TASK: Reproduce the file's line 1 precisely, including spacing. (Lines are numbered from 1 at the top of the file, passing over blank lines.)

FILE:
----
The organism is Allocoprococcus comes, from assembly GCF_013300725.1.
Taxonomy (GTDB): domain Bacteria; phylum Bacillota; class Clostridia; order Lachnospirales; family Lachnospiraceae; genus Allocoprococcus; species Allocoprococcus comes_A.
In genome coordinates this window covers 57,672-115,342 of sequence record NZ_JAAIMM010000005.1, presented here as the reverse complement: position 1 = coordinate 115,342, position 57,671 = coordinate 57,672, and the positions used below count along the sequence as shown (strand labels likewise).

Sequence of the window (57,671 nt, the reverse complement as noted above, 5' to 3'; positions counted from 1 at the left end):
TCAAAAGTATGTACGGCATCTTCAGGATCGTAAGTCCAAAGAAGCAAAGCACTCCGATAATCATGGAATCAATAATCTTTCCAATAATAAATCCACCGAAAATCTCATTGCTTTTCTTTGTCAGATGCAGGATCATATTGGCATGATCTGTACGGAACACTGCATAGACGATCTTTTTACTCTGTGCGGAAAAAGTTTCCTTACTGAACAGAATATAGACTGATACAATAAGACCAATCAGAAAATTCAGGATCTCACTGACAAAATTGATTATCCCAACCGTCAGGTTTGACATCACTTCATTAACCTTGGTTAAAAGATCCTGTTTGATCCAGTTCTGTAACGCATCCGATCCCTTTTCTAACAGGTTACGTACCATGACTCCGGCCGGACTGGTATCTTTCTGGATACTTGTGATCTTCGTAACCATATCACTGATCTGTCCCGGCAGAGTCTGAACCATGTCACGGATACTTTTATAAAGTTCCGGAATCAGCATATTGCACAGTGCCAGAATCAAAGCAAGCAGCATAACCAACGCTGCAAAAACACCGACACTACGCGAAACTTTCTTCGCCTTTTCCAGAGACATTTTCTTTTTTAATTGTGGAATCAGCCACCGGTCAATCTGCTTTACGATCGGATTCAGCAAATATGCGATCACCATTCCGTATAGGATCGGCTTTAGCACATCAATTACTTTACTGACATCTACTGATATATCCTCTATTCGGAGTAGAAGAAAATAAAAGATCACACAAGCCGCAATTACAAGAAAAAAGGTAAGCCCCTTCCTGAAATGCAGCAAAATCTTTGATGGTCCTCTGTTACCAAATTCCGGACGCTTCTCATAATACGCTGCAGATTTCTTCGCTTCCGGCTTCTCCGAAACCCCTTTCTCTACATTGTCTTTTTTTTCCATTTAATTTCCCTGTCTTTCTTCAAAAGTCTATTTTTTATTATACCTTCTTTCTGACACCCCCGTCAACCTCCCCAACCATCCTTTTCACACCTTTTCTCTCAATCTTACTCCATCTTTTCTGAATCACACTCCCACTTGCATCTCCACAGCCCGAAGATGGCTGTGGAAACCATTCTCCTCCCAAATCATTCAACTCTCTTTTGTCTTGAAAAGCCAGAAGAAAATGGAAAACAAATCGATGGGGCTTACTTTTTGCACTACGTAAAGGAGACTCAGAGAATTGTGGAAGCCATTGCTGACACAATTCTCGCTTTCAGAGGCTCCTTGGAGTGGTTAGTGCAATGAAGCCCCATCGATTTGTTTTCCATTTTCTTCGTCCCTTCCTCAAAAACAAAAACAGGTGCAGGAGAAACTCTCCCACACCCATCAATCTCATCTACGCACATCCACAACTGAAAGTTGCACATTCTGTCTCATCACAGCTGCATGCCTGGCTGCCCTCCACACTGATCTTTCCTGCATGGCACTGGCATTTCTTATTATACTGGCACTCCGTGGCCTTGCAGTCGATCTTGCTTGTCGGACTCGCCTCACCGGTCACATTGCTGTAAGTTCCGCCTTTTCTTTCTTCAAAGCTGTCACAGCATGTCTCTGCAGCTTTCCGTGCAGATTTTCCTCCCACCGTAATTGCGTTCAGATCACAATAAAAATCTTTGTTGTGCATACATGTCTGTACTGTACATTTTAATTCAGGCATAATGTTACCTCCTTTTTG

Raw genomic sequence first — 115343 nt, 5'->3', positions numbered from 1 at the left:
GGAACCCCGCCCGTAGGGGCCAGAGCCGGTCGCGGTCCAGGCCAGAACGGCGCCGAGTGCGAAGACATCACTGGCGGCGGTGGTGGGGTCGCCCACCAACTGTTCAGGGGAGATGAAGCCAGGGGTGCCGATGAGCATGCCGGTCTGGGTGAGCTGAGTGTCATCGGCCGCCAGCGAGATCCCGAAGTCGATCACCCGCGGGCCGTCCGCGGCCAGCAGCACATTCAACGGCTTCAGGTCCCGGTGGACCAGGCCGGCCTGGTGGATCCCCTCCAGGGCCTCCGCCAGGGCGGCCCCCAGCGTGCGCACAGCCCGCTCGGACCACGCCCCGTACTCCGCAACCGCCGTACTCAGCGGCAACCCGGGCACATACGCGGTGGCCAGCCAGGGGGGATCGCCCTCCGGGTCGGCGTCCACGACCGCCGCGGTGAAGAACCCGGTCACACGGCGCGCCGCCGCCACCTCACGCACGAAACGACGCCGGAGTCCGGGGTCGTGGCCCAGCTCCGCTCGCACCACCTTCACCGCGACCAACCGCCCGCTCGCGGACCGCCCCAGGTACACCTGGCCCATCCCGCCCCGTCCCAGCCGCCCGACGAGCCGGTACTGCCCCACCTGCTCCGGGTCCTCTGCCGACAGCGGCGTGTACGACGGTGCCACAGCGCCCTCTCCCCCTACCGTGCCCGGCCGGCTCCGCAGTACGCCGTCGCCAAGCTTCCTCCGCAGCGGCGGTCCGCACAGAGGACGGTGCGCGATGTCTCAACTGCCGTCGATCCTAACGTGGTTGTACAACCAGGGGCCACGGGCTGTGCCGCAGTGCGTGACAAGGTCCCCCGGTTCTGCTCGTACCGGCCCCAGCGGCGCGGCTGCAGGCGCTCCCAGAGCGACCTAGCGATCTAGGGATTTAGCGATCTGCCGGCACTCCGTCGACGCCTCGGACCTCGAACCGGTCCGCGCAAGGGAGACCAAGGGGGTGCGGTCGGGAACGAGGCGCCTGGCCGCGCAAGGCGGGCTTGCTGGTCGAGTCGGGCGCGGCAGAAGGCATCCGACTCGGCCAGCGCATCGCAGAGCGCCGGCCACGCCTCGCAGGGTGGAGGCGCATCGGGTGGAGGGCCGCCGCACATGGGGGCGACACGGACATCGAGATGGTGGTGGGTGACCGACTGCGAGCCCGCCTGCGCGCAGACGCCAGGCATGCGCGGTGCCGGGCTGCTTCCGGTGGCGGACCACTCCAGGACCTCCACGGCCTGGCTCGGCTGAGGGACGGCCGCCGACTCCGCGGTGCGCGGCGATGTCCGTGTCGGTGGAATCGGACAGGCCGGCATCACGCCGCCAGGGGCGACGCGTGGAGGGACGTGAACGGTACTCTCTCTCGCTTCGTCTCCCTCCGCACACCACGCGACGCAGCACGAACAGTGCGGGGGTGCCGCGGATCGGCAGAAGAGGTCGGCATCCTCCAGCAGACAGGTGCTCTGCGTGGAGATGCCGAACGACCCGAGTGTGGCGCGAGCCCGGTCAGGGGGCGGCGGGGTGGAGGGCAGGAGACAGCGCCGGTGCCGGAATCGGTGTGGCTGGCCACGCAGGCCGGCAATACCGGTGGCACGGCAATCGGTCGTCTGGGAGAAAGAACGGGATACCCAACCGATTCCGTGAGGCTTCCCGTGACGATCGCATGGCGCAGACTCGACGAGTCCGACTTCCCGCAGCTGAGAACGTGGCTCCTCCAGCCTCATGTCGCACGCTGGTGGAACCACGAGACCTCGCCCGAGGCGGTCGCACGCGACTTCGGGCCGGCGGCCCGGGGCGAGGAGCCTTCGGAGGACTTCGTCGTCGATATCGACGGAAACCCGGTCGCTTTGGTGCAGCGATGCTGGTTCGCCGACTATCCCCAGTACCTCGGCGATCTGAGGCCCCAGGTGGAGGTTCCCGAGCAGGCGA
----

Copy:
The organism is Allocoprococcus comes, from assembly GCF_013300725.1.